Structure of Pulmonary Capillaries

Pulmonary capillaries typically have a thick and thin side as shown in Figure 1. On the thin side, the blood-gas barrier consists only of a thin epithelium, this being the protoplasmic extension of a type I alveolar epithelial cell, an interstitium or extracellular matrix, and a thin capillary endothelial layer. There is also a very thin layer of surfactant lining the alveolar space, but this is not shown in Figure 1 because it was lost during preparation of the section.

Figure 1 Electron micrograph of a pulmonary capillary. The thin side of the blood-gas barrier is in the upper part of the micrograph while the thick side is below. The micrograph emphasizes the extreme thinness of some portions of the barrier and the fact that it is completely unsupported by surrounding tissue. (From Ref. [1].)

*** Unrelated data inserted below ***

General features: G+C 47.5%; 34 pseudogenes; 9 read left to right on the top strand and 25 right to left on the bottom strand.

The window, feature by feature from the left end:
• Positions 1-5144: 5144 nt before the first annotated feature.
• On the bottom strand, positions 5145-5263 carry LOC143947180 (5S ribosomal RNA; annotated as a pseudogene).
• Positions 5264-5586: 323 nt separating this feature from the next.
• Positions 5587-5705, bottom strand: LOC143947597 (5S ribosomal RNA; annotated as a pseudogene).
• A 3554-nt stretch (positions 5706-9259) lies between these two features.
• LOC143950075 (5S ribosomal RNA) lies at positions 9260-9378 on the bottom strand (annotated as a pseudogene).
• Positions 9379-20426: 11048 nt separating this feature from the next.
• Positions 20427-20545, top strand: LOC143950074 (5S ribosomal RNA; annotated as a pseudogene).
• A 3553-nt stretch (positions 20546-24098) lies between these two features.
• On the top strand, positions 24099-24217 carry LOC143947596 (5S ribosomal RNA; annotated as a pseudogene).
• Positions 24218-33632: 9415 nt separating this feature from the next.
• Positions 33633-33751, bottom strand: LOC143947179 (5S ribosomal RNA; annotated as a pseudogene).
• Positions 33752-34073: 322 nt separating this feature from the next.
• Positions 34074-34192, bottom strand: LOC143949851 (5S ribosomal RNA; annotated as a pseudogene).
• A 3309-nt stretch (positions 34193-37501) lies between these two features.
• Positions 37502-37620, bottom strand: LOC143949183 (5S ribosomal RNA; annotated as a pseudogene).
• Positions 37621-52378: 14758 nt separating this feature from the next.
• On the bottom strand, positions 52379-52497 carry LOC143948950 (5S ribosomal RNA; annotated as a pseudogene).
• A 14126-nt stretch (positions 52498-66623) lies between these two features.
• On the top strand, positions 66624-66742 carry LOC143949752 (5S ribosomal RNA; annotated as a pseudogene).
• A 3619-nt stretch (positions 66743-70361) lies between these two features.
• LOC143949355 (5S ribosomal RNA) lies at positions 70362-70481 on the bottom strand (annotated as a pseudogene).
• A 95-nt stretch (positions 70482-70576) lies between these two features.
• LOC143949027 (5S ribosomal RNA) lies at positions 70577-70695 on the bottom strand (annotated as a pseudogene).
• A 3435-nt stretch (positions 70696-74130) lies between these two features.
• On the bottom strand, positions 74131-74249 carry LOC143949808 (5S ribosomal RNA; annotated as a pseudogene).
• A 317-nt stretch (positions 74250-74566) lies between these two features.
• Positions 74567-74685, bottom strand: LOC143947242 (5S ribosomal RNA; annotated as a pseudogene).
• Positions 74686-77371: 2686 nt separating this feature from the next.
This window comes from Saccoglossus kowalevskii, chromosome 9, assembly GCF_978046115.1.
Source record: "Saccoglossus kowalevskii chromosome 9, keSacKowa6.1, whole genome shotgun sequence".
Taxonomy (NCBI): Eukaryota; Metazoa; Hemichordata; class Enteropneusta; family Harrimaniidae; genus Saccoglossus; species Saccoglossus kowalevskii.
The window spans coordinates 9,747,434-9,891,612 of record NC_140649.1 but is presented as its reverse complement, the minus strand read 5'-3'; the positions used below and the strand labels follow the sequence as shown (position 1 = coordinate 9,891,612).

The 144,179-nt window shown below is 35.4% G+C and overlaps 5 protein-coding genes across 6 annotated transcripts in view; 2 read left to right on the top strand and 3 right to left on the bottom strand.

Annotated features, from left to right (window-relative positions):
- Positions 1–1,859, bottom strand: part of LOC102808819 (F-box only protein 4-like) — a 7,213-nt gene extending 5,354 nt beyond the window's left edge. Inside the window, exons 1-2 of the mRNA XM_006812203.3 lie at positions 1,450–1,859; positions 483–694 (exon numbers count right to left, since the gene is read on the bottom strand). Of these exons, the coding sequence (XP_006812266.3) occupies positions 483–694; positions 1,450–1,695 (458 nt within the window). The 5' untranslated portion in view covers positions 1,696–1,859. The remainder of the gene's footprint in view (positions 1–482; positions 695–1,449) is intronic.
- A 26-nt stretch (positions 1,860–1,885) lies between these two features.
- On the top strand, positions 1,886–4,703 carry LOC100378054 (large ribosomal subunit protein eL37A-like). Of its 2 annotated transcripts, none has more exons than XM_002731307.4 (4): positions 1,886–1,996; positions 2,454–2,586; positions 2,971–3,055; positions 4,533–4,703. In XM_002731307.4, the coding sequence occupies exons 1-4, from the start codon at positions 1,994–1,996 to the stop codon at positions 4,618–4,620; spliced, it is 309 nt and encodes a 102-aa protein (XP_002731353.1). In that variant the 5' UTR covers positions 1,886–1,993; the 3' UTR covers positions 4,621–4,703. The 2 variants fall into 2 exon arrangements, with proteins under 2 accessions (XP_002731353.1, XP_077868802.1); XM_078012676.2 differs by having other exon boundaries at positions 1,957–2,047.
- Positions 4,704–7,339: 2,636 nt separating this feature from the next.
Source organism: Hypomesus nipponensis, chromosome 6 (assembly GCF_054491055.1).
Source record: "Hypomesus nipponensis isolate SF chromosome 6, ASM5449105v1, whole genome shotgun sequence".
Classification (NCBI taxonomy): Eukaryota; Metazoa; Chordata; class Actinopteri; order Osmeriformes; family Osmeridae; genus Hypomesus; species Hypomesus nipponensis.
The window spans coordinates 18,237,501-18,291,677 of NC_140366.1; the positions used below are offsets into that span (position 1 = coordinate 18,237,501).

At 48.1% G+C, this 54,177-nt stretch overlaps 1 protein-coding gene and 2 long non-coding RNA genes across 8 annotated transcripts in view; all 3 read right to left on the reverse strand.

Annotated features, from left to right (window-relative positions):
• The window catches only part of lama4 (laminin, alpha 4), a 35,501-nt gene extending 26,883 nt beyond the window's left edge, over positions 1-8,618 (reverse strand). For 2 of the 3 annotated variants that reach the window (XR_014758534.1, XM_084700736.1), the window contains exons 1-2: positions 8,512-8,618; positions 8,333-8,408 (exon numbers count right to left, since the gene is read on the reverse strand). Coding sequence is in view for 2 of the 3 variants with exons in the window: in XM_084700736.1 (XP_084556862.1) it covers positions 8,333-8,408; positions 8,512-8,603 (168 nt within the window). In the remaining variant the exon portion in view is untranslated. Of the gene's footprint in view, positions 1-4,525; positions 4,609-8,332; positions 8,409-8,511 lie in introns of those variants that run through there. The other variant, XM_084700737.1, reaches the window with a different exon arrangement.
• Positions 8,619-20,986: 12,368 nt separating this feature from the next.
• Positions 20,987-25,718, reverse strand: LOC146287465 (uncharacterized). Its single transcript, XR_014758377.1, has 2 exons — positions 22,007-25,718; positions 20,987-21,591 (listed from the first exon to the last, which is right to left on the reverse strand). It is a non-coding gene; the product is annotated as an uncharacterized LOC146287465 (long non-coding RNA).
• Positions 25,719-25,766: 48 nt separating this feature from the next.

Figure 1 Electron micrograph of a pulmonary capillary. The thin side of the blood-gas barrier is in the upper part of the micrograph while the thick side is below. The micrograph emphasizes the extreme thinness of some portions of the barrier and the fact that it is completely unsupported by surrounding tissue. (From Ref. [1].)

By contrast, the thick side of the pulmonary capillary contains additional structures in the interstitium, notably fibers of type I collagen that contribute to the structural framework of the lung, and also interstitial cells including fibroblasts and other pericytes. This anatomy means that the thin side of the blood-gas barrier is mainly responsible for diffusional gas exchange, whereas the thick side is concerned with fluid exchange and also mechanical stability. Discussion about the fragility of pulmonary capillaries mainly concerns the thin side where the stresses will be highest, other things being equal.

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Essentials of Human Physiology

Essentials of Human Physiology

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